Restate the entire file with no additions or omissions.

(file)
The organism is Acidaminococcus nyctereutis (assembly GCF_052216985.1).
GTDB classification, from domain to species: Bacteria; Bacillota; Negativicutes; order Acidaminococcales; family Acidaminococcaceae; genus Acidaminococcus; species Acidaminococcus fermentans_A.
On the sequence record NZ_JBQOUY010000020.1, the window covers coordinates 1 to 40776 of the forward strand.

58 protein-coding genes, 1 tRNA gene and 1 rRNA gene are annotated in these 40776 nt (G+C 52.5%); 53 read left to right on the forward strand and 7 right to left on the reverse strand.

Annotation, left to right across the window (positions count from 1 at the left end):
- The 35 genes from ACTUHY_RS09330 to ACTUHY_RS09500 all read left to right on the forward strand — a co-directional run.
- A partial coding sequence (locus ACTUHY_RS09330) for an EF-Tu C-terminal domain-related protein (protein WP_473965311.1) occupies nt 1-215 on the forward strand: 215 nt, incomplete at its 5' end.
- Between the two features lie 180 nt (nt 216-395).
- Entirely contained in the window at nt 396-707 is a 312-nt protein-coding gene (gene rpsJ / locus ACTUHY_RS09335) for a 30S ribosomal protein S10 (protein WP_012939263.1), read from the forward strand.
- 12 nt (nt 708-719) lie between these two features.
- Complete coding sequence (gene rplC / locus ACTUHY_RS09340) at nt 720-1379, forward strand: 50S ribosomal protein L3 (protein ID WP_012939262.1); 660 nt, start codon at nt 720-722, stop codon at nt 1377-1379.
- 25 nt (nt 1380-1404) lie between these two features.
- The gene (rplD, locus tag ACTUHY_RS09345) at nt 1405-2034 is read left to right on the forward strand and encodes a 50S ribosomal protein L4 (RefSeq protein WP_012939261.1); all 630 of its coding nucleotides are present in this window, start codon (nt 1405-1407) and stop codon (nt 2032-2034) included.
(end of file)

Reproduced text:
The organism is Acidaminococcus nyctereutis (assembly GCF_052216985.1).
GTDB classification, from domain to species: Bacteria; Bacillota; Negativicutes; order Acidaminococcales; family Acidaminococcaceae; genus Acidaminococcus; species Acidaminococcus fermentans_A.
On the sequence record NZ_JBQOUY010000020.1, the window covers coordinates 1 to 40776 of the forward strand.

58 protein-coding genes, 1 tRNA gene and 1 rRNA gene are annotated in these 40776 nt (G+C 52.5%); 53 read left to right on the forward strand and 7 right to left on the reverse strand.

Annotation, left to right across the window (positions count from 1 at the left end):
- The 35 genes from ACTUHY_RS09330 to ACTUHY_RS09500 all read left to right on the forward strand — a co-directional run.
- A partial coding sequence (locus ACTUHY_RS09330) for an EF-Tu C-terminal domain-related protein (protein WP_473965311.1) occupies nt 1-215 on the forward strand: 215 nt, incomplete at its 5' end.
- Between the two features lie 180 nt (nt 216-395).
- Entirely contained in the window at nt 396-707 is a 312-nt protein-coding gene (gene rpsJ / locus ACTUHY_RS09335) for a 30S ribosomal protein S10 (protein WP_012939263.1), read from the forward strand.
- 12 nt (nt 708-719) lie between these two features.
- Complete coding sequence (gene rplC / locus ACTUHY_RS09340) at nt 720-1379, forward strand: 50S ribosomal protein L3 (protein ID WP_012939262.1); 660 nt, start codon at nt 720-722, stop codon at nt 1377-1379.
- 25 nt (nt 1380-1404) lie between these two features.
- The gene (rplD, locus tag ACTUHY_RS09345) at nt 1405-2034 is read left to right on the forward strand and encodes a 50S ribosomal protein L4 (RefSeq protein WP_012939261.1); all 630 of its coding nucleotides are present in this window, start codon (nt 1405-1407) and stop codon (nt 2032-2034) included.